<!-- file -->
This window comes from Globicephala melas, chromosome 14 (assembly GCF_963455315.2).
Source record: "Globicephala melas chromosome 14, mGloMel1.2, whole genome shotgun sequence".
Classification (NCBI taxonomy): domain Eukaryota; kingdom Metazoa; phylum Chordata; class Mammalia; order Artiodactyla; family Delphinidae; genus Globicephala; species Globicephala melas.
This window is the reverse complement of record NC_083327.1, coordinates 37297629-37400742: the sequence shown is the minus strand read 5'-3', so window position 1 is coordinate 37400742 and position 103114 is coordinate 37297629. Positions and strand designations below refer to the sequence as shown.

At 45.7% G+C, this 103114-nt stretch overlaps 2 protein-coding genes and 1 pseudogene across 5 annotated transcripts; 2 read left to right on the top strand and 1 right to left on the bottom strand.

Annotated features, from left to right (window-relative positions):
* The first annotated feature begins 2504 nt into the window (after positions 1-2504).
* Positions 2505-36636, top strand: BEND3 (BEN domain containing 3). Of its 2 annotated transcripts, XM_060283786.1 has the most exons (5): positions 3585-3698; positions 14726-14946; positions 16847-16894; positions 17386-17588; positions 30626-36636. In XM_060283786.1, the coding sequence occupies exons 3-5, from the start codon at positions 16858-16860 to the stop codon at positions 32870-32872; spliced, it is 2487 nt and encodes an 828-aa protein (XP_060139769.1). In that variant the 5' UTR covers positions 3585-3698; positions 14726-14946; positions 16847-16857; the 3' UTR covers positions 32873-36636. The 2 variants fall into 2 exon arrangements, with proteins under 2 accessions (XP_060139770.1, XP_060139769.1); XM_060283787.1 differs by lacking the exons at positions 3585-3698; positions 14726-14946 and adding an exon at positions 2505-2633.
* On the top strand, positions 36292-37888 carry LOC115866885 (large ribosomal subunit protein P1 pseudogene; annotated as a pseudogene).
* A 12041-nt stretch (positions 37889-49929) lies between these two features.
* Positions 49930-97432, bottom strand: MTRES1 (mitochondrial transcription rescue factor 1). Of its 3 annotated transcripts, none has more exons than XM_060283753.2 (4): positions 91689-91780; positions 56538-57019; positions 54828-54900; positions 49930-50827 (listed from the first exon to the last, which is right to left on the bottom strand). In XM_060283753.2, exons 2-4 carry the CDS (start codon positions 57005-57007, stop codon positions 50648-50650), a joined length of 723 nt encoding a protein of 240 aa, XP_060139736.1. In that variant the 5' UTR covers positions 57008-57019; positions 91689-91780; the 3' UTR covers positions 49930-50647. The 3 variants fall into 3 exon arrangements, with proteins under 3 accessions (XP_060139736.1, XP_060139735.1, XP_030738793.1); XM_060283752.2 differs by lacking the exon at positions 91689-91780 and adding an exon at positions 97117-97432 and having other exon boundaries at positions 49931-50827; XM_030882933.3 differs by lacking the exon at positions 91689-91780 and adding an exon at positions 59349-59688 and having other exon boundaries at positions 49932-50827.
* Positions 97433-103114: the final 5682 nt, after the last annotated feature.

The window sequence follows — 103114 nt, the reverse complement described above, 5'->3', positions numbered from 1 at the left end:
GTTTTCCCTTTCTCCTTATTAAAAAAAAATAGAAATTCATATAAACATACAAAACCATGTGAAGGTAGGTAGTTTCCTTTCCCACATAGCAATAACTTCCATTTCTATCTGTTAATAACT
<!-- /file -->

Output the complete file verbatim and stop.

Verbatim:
This window comes from Globicephala melas, chromosome 14 (assembly GCF_963455315.2).
Source record: "Globicephala melas chromosome 14, mGloMel1.2, whole genome shotgun sequence".
Classification (NCBI taxonomy): domain Eukaryota; kingdom Metazoa; phylum Chordata; class Mammalia; order Artiodactyla; family Delphinidae; genus Globicephala; species Globicephala melas.
This window is the reverse complement of record NC_083327.1, coordinates 37297629-37400742: the sequence shown is the minus strand read 5'-3', so window position 1 is coordinate 37400742 and position 103114 is coordinate 37297629. Positions and strand designations below refer to the sequence as shown.

At 45.7% G+C, this 103114-nt stretch overlaps 2 protein-coding genes and 1 pseudogene across 5 annotated transcripts; 2 read left to right on the top strand and 1 right to left on the bottom strand.

Annotated features, from left to right (window-relative positions):
* The first annotated feature begins 2504 nt into the window (after positions 1-2504).
* Positions 2505-36636, top strand: BEND3 (BEN domain containing 3). Of its 2 annotated transcripts, XM_060283786.1 has the most exons (5): positions 3585-3698; positions 14726-14946; positions 16847-16894; positions 17386-17588; positions 30626-36636. In XM_060283786.1, the coding sequence occupies exons 3-5, from the start codon at positions 16858-16860 to the stop codon at positions 32870-32872; spliced, it is 2487 nt and encodes an 828-aa protein (XP_060139769.1). In that variant the 5' UTR covers positions 3585-3698; positions 14726-14946; positions 16847-16857; the 3' UTR covers positions 32873-36636. The 2 variants fall into 2 exon arrangements, with proteins under 2 accessions (XP_060139770.1, XP_060139769.1); XM_060283787.1 differs by lacking the exons at positions 3585-3698; positions 14726-14946 and adding an exon at positions 2505-2633.
* On the top strand, positions 36292-37888 carry LOC115866885 (large ribosomal subunit protein P1 pseudogene; annotated as a pseudogene).
* A 12041-nt stretch (positions 37889-49929) lies between these two features.
* Positions 49930-97432, bottom strand: MTRES1 (mitochondrial transcription rescue factor 1). Of its 3 annotated transcripts, none has more exons than XM_060283753.2 (4): positions 91689-91780; positions 56538-57019; positions 54828-54900; positions 49930-50827 (listed from the first exon to the last, which is right to left on the bottom strand). In XM_060283753.2, exons 2-4 carry the CDS (start codon positions 57005-57007, stop codon positions 50648-50650), a joined length of 723 nt encoding a protein of 240 aa, XP_060139736.1. In that variant the 5' UTR covers positions 57008-57019; positions 91689-91780; the 3' UTR covers positions 49930-50647. The 3 variants fall into 3 exon arrangements, with proteins under 3 accessions (XP_060139736.1, XP_060139735.1, XP_030738793.1); XM_060283752.2 differs by lacking the exon at positions 91689-91780 and adding an exon at positions 97117-97432 and having other exon boundaries at positions 49931-50827; XM_030882933.3 differs by lacking the exon at positions 91689-91780 and adding an exon at positions 59349-59688 and having other exon boundaries at positions 49932-50827.
* Positions 97433-103114: the final 5682 nt, after the last annotated feature.

The window sequence follows — 103114 nt, the reverse complement described above, 5'->3', positions numbered from 1 at the left end:
GTTTTCCCTTTCTCCTTATTAAAAAAAAATAGAAATTCATATAAACATACAAAACCATGTGAAGGTAGGTAGTTTCCTTTCCCACATAGCAATAACTTCCATTTCTATCTGTTAATAACT